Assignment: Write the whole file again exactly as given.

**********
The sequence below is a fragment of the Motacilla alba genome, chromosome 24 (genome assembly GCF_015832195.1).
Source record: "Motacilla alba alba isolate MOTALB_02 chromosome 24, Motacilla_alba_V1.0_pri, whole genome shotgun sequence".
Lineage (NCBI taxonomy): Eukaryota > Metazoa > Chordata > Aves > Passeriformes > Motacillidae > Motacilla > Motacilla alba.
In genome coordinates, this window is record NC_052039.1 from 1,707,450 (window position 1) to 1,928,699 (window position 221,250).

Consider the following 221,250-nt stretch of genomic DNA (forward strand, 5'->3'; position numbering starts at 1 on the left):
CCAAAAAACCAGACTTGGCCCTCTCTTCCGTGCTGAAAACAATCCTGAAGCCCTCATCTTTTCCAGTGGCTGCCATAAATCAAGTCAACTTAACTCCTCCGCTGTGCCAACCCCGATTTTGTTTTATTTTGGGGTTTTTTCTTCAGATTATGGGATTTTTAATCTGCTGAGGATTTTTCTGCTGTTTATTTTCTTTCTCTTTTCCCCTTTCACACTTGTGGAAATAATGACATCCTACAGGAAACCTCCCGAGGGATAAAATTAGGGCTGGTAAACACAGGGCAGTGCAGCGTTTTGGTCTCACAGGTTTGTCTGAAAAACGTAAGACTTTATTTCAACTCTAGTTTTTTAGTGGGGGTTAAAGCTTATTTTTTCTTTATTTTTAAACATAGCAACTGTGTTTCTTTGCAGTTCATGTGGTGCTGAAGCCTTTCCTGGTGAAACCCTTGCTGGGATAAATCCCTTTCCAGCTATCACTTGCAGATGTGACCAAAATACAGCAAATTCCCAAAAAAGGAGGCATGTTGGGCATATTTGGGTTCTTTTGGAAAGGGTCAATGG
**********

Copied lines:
The sequence below is a fragment of the Motacilla alba genome, chromosome 24 (genome assembly GCF_015832195.1).
Source record: "Motacilla alba alba isolate MOTALB_02 chromosome 24, Motacilla_alba_V1.0_pri, whole genome shotgun sequence".
Lineage (NCBI taxonomy): Eukaryota > Metazoa > Chordata > Aves > Passeriformes > Motacillidae > Motacilla > Motacilla alba.
In genome coordinates, this window is record NC_052039.1 from 1,707,450 (window position 1) to 1,928,699 (window position 221,250).

Consider the following 221,250-nt stretch of genomic DNA (forward strand, 5'->3'; position numbering starts at 1 on the left):
CCAAAAAACCAGACTTGGCCCTCTCTTCCGTGCTGAAAACAATCCTGAAGCCCTCATCTTTTCCAGTGGCTGCCATAAATCAAGTCAACTTAACTCCTCCGCTGTGCCAACCCCGATTTTGTTTTATTTTGGGGTTTTTTCTTCAGATTATGGGATTTTTAATCTGCTGAGGATTTTTCTGCTGTTTATTTTCTTTCTCTTTTCCCCTTTCACACTTGTGGAAATAATGACATCCTACAGGAAACCTCCCGAGGGATAAAATTAGGGCTGGTAAACACAGGGCAGTGCAGCGTTTTGGTCTCACAGGTTTGTCTGAAAAACGTAAGACTTTATTTCAACTCTAGTTTTTTAGTGGGGGTTAAAGCTTATTTTTTCTTTATTTTTAAACATAGCAACTGTGTTTCTTTGCAGTTCATGTGGTGCTGAAGCCTTTCCTGGTGAAACCCTTGCTGGGATAAATCCCTTTCCAGCTATCACTTGCAGATGTGACCAAAATACAGCAAATTCCCAAAAAAGGAGGCATGTTGGGCATATTTGGGTTCTTTTGGAAAGGGTCAATGG